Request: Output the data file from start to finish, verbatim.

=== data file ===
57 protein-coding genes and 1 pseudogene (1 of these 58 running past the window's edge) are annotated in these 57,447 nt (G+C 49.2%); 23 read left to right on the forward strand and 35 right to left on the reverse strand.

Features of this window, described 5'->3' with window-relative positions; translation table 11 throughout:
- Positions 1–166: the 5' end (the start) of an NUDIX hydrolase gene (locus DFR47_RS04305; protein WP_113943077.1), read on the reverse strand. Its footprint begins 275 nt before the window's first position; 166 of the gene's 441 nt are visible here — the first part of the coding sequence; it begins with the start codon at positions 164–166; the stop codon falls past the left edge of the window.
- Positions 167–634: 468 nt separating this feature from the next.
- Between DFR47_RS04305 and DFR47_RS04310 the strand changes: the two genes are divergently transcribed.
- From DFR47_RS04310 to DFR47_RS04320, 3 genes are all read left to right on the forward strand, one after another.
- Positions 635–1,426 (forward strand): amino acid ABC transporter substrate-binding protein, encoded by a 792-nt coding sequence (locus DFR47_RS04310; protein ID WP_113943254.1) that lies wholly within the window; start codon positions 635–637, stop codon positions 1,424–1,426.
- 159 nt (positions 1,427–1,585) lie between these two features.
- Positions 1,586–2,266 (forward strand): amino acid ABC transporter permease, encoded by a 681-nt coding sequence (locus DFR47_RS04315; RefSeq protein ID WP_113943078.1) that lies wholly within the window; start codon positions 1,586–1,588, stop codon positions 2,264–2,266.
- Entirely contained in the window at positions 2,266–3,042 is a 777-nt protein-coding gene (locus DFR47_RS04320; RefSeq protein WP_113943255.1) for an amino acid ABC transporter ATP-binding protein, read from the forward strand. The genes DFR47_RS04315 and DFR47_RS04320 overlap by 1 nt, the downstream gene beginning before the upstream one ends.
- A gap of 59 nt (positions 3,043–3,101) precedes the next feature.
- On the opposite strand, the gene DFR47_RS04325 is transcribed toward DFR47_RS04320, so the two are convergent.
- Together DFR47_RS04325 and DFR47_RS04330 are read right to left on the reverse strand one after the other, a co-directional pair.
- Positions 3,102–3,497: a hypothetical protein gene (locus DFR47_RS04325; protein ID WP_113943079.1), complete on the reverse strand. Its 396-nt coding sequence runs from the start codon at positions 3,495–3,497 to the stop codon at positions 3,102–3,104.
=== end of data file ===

57 protein-coding genes and 1 pseudogene (1 of these 58 running past the window's edge) are annotated in these 57,447 nt (G+C 49.2%); 23 read left to right on the forward strand and 35 right to left on the reverse strand.

Features of this window, described 5'->3' with window-relative positions; translation table 11 throughout:
- Positions 1–166: the 5' end (the start) of an NUDIX hydrolase gene (locus DFR47_RS04305; protein WP_113943077.1), read on the reverse strand. Its footprint begins 275 nt before the window's first position; 166 of the gene's 441 nt are visible here — the first part of the coding sequence; it begins with the start codon at positions 164–166; the stop codon falls past the left edge of the window.
- Positions 167–634: 468 nt separating this feature from the next.
- Between DFR47_RS04305 and DFR47_RS04310 the strand changes: the two genes are divergently transcribed.
- From DFR47_RS04310 to DFR47_RS04320, 3 genes are all read left to right on the forward strand, one after another.
- Positions 635–1,426 (forward strand): amino acid ABC transporter substrate-binding protein, encoded by a 792-nt coding sequence (locus DFR47_RS04310; protein ID WP_113943254.1) that lies wholly within the window; start codon positions 635–637, stop codon positions 1,424–1,426.
- 159 nt (positions 1,427–1,585) lie between these two features.
- Positions 1,586–2,266 (forward strand): amino acid ABC transporter permease, encoded by a 681-nt coding sequence (locus DFR47_RS04315; RefSeq protein ID WP_113943078.1) that lies wholly within the window; start codon positions 1,586–1,588, stop codon positions 2,264–2,266.
- Entirely contained in the window at positions 2,266–3,042 is a 777-nt protein-coding gene (locus DFR47_RS04320; RefSeq protein WP_113943255.1) for an amino acid ABC transporter ATP-binding protein, read from the forward strand. The genes DFR47_RS04315 and DFR47_RS04320 overlap by 1 nt, the downstream gene beginning before the upstream one ends.
- A gap of 59 nt (positions 3,043–3,101) precedes the next feature.
- On the opposite strand, the gene DFR47_RS04325 is transcribed toward DFR47_RS04320, so the two are convergent.
- Together DFR47_RS04325 and DFR47_RS04330 are read right to left on the reverse strand one after the other, a co-directional pair.
- Positions 3,102–3,497: a hypothetical protein gene (locus DFR47_RS04325; protein ID WP_113943079.1), complete on the reverse strand. Its 396-nt coding sequence runs from the start codon at positions 3,495–3,497 to the stop codon at positions 3,102–3,104.